I have always been very happy with the Nokia hardware (I use a bluetooth receiver to stream from my N8 to my amplifier and also love the amazing BH-905i headphones) but the software, well, I need to be careful as criticism is not really allowed in this blog even if it’s constructive, but I just don’t like it too much. And since when has the first iPhone been around? 2007? Nokia, that’s 4 years!!! I really think Symbian^3 has a lot of strengths over iOS like the homescreen widgets and real multi-tasking but it lacks smoothness, a reasonable way to launch apps, a decent browser and even some really simple stuff like a QWERTY portrait keyboard.

    Just my opinion. In the end I really don’t care too much as there’ll be plenty of choices anyway. But it would be a shame if Nokia kept on losing market share just because they can’t keep up with the software development. I truly believe a Microsoft/Nokia phone would attract plenty of new buyers and also convince the Nokia critics.

  11. Rain says:

    What does it mean for symbian? more in detail, what will be the consequences for the n8? If nokia really make the contract with windows, does the support stop for symbian devices?? I like my nokia n8 with symbian, but i also want more fixes and further developments

    • outdated os says:

      see nokia’s response on previous comment posts.

      I have my fingers crossed. My dog does the same with his paws.

  12. Moe says:

    Here is my 5 cents

    The agreement is for Meego’s sake,
    Nokia propobly wants to make sure everything is there from the get go.

    And the only Compony with a complete ecosystem is Microsoft; therefore the agreement will revolve over some Microsoft services:

    Zune – Nokia failed with Xpress music, no time to build another one.

    Xbox live – Nokia failed with Ngage, no time to build another one.

    Office – Agreement is already there for Symbian.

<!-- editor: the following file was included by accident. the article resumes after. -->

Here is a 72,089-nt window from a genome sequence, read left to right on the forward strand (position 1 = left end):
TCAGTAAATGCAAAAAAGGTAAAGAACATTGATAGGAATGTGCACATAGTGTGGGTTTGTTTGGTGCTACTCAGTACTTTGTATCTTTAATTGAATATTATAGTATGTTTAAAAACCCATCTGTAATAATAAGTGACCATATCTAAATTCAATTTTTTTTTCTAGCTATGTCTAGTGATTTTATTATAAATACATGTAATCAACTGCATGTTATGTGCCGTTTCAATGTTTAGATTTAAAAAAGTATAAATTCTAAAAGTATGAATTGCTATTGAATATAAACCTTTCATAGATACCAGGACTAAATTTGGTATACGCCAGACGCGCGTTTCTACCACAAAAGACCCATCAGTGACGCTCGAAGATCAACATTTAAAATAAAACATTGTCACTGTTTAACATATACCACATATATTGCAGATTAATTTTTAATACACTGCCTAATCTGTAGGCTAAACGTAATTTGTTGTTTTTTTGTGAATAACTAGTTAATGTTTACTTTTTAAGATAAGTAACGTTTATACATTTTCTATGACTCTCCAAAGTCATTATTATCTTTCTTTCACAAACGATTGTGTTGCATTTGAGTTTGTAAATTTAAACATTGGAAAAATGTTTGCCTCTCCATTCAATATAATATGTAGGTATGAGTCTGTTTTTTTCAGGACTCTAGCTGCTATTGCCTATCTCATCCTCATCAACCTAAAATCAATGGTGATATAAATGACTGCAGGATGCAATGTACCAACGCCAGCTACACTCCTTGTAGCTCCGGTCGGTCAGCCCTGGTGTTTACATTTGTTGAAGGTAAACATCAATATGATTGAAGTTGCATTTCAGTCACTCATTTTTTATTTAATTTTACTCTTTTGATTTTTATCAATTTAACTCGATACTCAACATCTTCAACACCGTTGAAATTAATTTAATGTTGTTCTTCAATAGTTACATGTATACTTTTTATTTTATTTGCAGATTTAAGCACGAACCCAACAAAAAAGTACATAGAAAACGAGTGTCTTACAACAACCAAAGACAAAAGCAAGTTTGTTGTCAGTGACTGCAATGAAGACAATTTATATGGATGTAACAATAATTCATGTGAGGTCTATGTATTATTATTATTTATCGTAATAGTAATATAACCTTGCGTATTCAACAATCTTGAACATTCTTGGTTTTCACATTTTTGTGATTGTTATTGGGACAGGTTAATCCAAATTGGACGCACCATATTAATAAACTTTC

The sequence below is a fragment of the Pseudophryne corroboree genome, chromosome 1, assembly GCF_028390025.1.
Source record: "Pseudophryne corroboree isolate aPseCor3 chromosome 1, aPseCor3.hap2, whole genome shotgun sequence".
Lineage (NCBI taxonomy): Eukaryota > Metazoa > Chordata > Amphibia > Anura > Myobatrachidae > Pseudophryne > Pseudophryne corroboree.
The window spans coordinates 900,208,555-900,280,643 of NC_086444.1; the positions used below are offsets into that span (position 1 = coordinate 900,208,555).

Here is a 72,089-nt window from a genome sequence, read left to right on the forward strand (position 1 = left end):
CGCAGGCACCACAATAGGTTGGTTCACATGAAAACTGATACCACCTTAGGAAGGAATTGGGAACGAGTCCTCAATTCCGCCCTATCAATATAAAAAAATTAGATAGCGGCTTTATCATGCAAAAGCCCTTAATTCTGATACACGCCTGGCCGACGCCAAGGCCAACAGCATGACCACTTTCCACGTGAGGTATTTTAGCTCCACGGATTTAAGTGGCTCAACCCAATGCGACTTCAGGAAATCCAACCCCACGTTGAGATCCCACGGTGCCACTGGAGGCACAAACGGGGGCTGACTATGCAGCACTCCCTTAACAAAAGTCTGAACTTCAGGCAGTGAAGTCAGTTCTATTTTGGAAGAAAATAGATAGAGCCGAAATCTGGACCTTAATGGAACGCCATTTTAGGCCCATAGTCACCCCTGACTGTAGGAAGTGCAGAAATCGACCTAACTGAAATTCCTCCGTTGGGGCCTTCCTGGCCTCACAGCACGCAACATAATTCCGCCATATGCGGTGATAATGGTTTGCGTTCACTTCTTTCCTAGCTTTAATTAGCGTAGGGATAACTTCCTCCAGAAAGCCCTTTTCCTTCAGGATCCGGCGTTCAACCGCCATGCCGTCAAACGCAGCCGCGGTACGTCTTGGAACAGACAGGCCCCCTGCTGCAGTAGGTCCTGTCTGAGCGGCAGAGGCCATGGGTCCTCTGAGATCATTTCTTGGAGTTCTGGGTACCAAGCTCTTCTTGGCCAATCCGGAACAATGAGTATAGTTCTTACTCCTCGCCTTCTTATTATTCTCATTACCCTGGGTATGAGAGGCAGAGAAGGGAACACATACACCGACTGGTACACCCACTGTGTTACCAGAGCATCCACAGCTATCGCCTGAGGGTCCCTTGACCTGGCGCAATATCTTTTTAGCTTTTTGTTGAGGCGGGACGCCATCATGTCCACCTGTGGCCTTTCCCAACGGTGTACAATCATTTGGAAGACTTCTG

Email – Agreement is already there Symbian.

    Social – Agreement is already there Symbian.

    Bing – This is the most important part for Microsoft and a very big hit for Google.

    Hardware – an agreement to build a phone for Microsoft at the time of Mango’s release (Microsoft and Nokia go)

  13. alex68 says:

    Last week Elop did give a 13-14 min speech via internal video channel. Basically he did talked about things written in this so-called “internal memo”, EXPECT that he did not mention anything specific about either Symbian or Meego at all. Not sure if certain people did receive the so-called “internal memo”.

    It seems he has realized and admitted that the Nokia is in crisis and does need radical changes. Let’s see how he will lead Nokia to make a real turnaround that OPK management had failed dreadfully before.

    • alex68 says:

      I am just wondering if the so-called “internal memo” does exist, it would not be so difficult to show the evidence, a piece of screenshot of the partial memo that would not risk anyone’s job or career.

      Therefore, I would take this “internal memo” a speculative writing, an edited version of Elop’s speech.

      • SoVatar says:

        Thank you, what you write makes a lot of sense.

      • alex68 says:

        Another source just confirmed that internal blog content was basically consistent with that of Elop’s speech, as well as with that of media’s “memo”. However, he did not compare, word by word, the media’s content with that of internal blog.

        The last question is how original is the media’s so-called memo?

  14. Sayan says:

    friday’s announcement will be about OVI services, and OVI ecosystem, they could adopt Microsoft’s live services and have a deeper integration with Windows.